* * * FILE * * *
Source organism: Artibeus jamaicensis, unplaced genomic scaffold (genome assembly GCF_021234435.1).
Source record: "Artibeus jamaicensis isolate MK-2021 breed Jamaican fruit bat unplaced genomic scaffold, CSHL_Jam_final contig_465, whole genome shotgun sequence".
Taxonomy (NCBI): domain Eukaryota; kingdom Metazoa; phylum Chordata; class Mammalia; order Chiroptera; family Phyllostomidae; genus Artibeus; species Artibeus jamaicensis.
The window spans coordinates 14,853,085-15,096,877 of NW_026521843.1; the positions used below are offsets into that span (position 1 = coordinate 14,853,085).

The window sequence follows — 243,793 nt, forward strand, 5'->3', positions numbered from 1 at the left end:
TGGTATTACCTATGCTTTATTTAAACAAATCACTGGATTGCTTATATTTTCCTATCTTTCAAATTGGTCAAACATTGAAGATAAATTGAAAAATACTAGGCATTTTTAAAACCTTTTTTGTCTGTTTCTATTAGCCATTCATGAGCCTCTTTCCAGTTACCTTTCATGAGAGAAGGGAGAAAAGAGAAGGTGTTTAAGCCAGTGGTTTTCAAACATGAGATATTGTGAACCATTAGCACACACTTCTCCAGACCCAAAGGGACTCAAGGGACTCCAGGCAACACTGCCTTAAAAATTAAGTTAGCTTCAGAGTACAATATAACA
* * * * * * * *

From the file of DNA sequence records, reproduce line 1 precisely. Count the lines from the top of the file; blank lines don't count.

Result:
Source organism: Artibeus jamaicensis, unplaced genomic scaffold (genome assembly GCF_021234435.1).